FX takes a late night shot with lippy, trippy Russell Brand
PASADENA, Calif. -- Forever and a day ago, the annual winter Television Critics Association "press tour" began with a gentle discourse on cooking by PBS celebrity chef Lidia Bastianich, who once made Pope Benedict XVI eat his soup.
It ended early Sunday afternoon with the wild-eyed musings of Britisher Russell Brand, who will be shepherding the FX network into the late night arena with Strangely Uplifting.
"I'm not from here, am I?" he asked rhetorically. "I'm English. So it's like the perspective of an alien to understand this peculiar time, this peculiar country. I think it's a bit like Mork (from the old ABC sitcom Mork & Mindy). He had to understand he was an extraterrestrial. He was trying, I think, to get a green card. And essentially that's what I'm doing."
It's all due to dawn in April, with a six-episode run for starters. Brand obviously intends to make the show his own. Of that we can be certain.
"It's about authenticity," he said about the riffs he intends to deliver on anything that comes to mind. "We live in a time where we're stupefied by plasticity. Where we have this toxic sequined wave of vapid culture polluting our minds, denigrating our consciousness, distracting us and removing us from our spirituality. So gossip-based stories would have less value, other than in an analytical context. I don't want to further celebrate the overly elaborate brittle plastic structures of nonsense that are constantly fired into our minds."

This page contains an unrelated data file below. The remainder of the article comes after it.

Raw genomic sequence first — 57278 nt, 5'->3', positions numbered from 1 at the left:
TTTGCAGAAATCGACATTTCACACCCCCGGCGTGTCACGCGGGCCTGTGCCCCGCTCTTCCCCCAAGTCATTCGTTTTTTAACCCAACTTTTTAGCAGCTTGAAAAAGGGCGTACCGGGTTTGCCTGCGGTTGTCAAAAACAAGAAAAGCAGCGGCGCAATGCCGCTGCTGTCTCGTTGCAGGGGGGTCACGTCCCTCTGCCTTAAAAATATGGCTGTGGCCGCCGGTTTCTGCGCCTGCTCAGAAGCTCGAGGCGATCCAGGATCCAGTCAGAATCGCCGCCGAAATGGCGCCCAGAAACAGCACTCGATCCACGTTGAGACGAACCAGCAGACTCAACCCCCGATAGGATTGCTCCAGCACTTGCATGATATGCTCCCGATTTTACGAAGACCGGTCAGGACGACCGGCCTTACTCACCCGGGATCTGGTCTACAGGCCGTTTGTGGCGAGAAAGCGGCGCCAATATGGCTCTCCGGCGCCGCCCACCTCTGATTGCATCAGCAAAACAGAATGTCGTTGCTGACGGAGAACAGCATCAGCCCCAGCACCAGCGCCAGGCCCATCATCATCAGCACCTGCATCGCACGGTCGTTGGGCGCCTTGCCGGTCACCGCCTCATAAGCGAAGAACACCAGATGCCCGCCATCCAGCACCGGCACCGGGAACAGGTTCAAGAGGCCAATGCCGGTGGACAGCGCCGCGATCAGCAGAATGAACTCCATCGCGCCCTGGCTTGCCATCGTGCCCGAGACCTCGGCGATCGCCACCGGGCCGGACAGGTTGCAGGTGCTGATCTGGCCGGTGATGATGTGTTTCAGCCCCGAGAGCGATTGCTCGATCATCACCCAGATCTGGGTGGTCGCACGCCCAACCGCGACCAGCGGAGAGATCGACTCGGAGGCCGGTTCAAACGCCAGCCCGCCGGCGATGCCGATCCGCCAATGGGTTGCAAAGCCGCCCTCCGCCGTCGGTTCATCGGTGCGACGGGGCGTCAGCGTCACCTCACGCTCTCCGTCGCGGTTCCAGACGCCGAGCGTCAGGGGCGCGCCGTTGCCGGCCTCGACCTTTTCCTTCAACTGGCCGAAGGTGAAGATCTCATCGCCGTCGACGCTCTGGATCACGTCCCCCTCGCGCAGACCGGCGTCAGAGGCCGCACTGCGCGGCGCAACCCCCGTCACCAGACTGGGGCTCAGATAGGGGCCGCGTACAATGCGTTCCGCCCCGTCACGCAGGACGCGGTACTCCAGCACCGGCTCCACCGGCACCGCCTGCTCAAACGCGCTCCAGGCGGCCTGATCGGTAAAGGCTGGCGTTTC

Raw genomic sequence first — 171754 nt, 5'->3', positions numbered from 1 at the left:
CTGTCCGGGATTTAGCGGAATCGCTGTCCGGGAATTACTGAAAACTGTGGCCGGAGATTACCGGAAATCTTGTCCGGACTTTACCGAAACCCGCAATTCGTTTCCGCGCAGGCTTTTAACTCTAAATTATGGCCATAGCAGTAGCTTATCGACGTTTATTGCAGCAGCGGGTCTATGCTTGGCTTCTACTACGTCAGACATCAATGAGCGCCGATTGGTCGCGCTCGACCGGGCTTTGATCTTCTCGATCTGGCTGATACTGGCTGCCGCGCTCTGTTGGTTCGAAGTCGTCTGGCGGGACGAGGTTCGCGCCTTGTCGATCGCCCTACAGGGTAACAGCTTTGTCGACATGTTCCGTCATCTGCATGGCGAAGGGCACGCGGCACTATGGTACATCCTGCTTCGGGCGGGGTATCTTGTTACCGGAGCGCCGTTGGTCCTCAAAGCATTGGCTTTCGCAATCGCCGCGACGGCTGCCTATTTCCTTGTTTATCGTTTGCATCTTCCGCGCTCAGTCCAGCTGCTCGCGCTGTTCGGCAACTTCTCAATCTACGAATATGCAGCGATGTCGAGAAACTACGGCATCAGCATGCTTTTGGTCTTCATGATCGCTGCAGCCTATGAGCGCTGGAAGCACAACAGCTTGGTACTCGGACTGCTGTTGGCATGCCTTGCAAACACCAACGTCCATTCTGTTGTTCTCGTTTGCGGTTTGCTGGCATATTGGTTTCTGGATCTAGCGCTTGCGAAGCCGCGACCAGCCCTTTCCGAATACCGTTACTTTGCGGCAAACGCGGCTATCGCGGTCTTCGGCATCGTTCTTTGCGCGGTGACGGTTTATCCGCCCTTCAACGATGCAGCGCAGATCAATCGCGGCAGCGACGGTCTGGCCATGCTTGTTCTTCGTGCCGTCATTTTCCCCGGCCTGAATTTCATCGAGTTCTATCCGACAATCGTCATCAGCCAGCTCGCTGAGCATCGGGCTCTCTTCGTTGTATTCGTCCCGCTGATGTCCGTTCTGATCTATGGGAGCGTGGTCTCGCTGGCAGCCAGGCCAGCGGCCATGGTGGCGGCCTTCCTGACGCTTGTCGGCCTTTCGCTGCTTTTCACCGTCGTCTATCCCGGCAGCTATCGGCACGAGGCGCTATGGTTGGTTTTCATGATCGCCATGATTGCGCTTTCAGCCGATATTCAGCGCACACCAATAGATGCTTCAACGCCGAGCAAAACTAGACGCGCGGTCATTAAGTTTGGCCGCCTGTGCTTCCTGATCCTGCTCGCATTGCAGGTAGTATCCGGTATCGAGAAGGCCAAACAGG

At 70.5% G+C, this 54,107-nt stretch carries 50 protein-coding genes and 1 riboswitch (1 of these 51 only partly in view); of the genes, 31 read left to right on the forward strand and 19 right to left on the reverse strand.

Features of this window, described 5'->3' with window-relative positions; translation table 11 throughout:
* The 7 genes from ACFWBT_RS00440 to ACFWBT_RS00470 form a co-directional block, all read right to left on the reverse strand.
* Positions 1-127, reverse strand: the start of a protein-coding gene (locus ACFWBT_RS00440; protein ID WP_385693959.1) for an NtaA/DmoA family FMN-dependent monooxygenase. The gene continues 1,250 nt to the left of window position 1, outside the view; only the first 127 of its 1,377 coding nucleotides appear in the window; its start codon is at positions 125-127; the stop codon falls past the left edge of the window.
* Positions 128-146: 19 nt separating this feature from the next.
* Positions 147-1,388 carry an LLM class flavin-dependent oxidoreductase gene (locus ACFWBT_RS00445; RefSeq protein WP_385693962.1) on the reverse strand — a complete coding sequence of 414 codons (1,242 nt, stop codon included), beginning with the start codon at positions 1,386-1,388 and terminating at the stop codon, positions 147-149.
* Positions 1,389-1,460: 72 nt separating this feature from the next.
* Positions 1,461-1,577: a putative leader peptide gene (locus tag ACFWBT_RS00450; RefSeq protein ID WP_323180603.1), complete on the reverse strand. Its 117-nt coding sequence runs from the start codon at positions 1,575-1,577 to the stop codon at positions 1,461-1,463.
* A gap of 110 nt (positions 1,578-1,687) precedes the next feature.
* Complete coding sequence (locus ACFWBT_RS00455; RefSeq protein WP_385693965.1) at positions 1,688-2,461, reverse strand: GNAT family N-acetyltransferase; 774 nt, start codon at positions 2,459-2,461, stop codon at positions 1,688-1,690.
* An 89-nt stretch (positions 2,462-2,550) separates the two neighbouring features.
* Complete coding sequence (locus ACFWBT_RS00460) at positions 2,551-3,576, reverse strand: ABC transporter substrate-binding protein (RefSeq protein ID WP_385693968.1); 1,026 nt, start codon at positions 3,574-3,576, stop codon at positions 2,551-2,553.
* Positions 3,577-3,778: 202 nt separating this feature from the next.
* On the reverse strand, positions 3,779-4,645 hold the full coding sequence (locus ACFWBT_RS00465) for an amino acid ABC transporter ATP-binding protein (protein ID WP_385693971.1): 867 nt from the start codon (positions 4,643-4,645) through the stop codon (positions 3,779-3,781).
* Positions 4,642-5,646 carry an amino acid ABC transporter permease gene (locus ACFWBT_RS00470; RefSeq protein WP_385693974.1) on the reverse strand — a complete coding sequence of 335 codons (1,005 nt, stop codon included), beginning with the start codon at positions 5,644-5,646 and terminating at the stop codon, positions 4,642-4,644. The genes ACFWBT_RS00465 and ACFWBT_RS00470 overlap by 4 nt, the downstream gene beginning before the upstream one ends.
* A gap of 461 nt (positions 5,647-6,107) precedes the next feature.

That apparently would include his recent split from wife/pop star Katy Perry. Or as Brand assessed things, "If I had done something actually newsworthy in some bizarre world, then I would cover it. But if it was just more lacquered nonsense designed to distract us from truth, then I would wisely ignore it."
FX says Brand will delve into politics among other things. Well, he might, although "I don't know much about them," he said when asked by locatetv.com to assess the current Republican presidential candidate field.
He did weigh in a bit on frontrunner Mitt Romney, describing him as "so rich that . . . other billionaires to him would seem like Dickensian street urchins eating gruel with fingerless gloves."
Not that it makes any real difference. In Brand's world view, "we don't believe any more that Mitt Romney or Barack Obama would make any difference at all . . . The whole thing is an illusion.
"So I'm not going to fill my head with data about Mitt Romney or the one whose surname sounds like 'sanitorium.' (Rick Santorum). Because they are part of a meaningless spectacle. It's like describing individual termites. He's just a mound of meaningless nonsense, and it's time for us to disregard it. We know this."
But Brand later worked Republican candidate Newt Gingrich -- "a ludicrously amphibious bizarre name for anyone to have" -- into one of his free-form connecting flights.
"He attacked Mitt Romney because he talked some French. He said that makes him elitist and like a bit of a 'whoopsie.' Like he was sort of speaking French in a boudoir, in a homoerotic fashion. This is so extraordinary to me, that someone would be criticized for that . . . It's vacuous. It's nonsense. It's a sort of pink gas being fired into our eyes. I consider contemporary culture to be like sort of a pink pony trotting through the world (defecating) glitter into our minds."
After the session, Brand noted that "I have a tendency to fly off. I'm tangential. I'm also narcissistic."
Even so, let him entertain you. The overall aim of his show is "for people to feel better than they do now. That's all I want, is to make people laugh and to make people happy. And as long as I stay in alignment with that, then I'm served by great forces."